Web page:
On January 13, while reviewing information on an unrelated legal issue, the institution’s Office of Legal Affairs discovered an email from Tressel that related to the subject matter of certain activities contained in the University’s 2010 Self Report. The OLA notified appropriate institutional officials, and an additional inquiry began immediately…. One of the first actions undertaken was a review of Tressel’s email account, telephone records and text messages. [As shown in our post of August 9, this is a false statement, which is demonstrated by reference to OSU’s Self Report of March (which was just removed from OSU’s website, after my post.)  That Self Report refers only to OSU doing a review of JT’s Emails.] ” This search uncovered three email strings between Tressel and Columbus area attorney Cicero relating to this matter and to certain Student Athletes.   Two strings occurred in April 2010 and one in June 2010.” [As reflected in our last post, note that this description OMITs, for some not-so-strange reason – we think, intentionally, but the evidence is circumstantial – the email “string” of April 19.)

Whatever the case, the 7/7 Response by Gee & Smith says that

On February 4, [OSU] informed NCAA Vice Pres. for Enforcement Services Julie Roe Lach of this information and invited NCAA Enforcement Staff to participate in the institution’s ongoing investigation.”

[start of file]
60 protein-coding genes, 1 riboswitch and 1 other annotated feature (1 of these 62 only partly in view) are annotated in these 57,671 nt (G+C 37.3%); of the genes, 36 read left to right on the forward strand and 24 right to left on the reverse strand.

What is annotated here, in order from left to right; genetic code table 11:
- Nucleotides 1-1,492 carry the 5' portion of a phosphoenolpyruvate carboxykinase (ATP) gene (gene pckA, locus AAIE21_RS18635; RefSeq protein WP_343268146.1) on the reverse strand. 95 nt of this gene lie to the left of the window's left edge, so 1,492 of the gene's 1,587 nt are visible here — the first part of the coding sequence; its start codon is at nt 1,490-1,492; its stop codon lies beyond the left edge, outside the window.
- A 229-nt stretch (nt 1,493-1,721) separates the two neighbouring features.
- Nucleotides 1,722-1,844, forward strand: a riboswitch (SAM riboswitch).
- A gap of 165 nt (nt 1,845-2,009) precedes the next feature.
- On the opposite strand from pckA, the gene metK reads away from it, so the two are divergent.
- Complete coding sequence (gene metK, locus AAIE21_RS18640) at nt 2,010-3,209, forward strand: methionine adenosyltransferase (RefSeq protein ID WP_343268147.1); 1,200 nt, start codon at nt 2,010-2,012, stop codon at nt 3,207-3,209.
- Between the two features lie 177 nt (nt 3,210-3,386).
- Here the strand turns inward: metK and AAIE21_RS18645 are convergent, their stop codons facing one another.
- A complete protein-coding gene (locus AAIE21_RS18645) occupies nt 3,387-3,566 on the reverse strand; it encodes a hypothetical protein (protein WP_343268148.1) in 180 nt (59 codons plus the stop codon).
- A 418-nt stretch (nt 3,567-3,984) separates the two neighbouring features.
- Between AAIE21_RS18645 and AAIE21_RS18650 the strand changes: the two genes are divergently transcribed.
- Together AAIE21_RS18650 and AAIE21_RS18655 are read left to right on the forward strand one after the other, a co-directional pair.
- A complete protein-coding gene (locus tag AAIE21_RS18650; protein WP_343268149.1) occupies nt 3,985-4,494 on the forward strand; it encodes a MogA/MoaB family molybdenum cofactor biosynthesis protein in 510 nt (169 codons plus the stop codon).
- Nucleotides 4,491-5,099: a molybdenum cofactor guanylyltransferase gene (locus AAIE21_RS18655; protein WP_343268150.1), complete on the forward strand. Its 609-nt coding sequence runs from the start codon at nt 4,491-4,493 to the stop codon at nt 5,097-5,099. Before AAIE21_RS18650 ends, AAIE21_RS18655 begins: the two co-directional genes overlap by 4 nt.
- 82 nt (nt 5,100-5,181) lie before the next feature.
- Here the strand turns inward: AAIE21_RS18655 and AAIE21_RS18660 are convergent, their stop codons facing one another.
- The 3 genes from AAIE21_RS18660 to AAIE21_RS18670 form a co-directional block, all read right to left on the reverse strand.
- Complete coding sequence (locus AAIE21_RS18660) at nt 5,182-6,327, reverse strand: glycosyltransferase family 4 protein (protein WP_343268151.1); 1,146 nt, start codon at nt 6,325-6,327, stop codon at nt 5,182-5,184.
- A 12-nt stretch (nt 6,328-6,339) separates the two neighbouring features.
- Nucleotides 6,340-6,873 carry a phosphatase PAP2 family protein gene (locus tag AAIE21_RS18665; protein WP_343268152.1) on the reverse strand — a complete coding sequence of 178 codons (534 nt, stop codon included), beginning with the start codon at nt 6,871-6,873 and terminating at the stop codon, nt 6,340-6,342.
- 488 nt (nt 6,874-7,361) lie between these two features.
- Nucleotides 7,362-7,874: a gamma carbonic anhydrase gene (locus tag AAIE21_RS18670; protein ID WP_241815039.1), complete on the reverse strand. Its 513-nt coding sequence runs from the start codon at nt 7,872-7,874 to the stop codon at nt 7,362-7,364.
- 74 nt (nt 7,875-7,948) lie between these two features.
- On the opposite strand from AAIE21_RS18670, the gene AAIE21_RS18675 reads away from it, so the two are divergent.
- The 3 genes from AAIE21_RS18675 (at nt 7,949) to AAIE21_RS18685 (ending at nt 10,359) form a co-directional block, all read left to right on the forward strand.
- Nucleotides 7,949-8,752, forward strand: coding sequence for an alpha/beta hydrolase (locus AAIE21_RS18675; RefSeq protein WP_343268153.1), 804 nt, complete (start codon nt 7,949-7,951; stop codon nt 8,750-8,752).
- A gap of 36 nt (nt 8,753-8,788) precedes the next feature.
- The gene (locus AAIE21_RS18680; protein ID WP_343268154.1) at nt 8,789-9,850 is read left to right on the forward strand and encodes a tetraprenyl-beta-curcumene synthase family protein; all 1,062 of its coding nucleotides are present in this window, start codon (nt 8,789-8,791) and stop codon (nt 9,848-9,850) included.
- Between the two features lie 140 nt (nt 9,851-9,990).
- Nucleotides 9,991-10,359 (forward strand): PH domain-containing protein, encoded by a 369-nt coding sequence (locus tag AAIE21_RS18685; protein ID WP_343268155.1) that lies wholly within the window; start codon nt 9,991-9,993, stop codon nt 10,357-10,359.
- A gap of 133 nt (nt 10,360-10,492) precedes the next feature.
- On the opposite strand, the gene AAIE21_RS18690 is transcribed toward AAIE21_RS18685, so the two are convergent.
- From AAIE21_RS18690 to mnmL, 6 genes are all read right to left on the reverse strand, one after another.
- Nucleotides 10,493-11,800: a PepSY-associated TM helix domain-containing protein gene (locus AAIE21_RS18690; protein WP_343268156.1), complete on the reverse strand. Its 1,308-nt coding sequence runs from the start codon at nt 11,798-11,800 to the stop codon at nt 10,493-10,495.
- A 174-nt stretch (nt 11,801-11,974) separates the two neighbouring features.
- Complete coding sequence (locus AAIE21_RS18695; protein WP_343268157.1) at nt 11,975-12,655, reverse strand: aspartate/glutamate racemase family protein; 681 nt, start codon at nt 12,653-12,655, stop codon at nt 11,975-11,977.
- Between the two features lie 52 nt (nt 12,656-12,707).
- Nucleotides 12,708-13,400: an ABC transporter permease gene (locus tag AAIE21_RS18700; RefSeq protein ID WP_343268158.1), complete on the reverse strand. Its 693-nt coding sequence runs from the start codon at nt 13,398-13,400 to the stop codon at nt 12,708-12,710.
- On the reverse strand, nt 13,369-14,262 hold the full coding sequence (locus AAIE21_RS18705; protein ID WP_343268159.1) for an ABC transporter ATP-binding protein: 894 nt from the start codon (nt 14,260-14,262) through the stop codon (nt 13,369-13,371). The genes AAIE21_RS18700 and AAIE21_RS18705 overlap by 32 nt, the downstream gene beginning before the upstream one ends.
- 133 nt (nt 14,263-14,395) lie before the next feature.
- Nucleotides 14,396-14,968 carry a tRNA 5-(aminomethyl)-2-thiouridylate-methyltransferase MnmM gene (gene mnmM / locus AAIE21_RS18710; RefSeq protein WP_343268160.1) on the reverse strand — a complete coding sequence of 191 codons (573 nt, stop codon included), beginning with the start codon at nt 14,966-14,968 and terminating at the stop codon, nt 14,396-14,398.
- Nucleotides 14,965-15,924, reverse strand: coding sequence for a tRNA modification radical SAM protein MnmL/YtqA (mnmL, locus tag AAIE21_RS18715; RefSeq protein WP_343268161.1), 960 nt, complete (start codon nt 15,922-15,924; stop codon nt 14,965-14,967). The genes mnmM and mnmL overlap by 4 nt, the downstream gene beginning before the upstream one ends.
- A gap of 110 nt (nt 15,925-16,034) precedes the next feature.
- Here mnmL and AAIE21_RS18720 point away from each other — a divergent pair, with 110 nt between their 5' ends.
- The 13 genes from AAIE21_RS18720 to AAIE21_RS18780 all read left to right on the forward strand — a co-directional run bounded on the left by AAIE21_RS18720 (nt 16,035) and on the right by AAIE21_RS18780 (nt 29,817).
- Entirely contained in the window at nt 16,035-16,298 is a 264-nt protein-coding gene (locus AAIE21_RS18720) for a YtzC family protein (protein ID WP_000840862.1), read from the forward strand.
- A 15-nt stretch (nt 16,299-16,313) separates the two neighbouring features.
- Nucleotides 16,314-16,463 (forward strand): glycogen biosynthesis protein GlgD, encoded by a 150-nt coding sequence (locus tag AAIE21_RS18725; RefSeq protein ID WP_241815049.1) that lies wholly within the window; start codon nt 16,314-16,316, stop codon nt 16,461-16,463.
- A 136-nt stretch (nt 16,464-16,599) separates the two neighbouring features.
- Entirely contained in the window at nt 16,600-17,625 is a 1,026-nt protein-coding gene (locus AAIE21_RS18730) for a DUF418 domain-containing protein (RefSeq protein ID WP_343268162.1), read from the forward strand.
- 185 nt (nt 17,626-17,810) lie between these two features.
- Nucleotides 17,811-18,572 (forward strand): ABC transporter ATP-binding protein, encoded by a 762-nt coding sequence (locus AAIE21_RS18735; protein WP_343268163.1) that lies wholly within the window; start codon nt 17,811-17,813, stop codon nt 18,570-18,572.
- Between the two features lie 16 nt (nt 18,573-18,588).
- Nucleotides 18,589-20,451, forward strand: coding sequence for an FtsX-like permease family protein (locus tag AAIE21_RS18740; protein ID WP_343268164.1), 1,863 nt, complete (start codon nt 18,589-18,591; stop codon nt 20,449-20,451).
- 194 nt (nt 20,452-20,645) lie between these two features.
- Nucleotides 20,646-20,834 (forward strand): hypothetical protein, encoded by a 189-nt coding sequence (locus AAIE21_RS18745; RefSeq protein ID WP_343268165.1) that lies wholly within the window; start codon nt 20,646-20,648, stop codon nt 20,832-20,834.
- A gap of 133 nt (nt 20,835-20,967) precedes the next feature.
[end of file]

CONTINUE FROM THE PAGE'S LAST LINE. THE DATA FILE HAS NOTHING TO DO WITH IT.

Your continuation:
So what we have here is, to quote from Cool Hand Luke, “A [Big Time] Failure to Communicate,” which rises to the level of concealment. And that failure is a direct violation of the duty to report to the NCAA a potential violation of Rule 10.1.

It’s more than that.  The information just discovered on Jan. 13 is “right-smack-dab” relevant to that open NCAA file.  The NCAA/SAR head would have LOVED to have seen those emails on Jan. 13.  Let’s put it another way:  OSU (which includes their OLA, AD Smith, Pres Gee) had a Duty of Good Faith and Fair Dealing with the NCAA.  And all that ANYONE at OSU had to do was  click on the “forward” button with their mouse!  It would have cost no money, have taken no time.

And remember, the Bylaw refers, as we knew from reviewing Tressel’s actions, to the need to report “potential” violations.  So Gee and Smith’s failure to click-forward the emails immediately to the NCAA on Jan. 13 can’t be excused because they “weren’t sure if it was a violation;” the Bylaw mandates reporting upon knowing of a POTENTIAL violation.  (Just to be clear, the prima facie indications given to any rational observer in those circumstances was that there was an EXTREMELY high probability that JT had, in fact, violated 10.1.)

So, you say, Big Deal, I mean, What’s the difference? Ok, you say, maybe they should’ve clicked “forward to NCAA” on Jan. 13, but what’s the difference?  Well, first, it’s the Cold Case factor: evidence gets older.  But it’s much more profound than that, it’s what the NCAA made a huge fuss about in their recent Ga. Tech decision:  it’s the “Tainting of Witnesses” factor by local (i.e., non-NCAA) actors, like, in that case, the AD, the Coach, the Compliance person.  What the NCAA called “Hindering” of an investigation.  Or –which is directly relevant to what went on in Columbus between Jan. 13 and Feb. 4 — what the NCAA called the “Pre-emptive” contact with witnesses.   The opportunity to coach, motivate etc witnesses. Bury or “shade” evidence.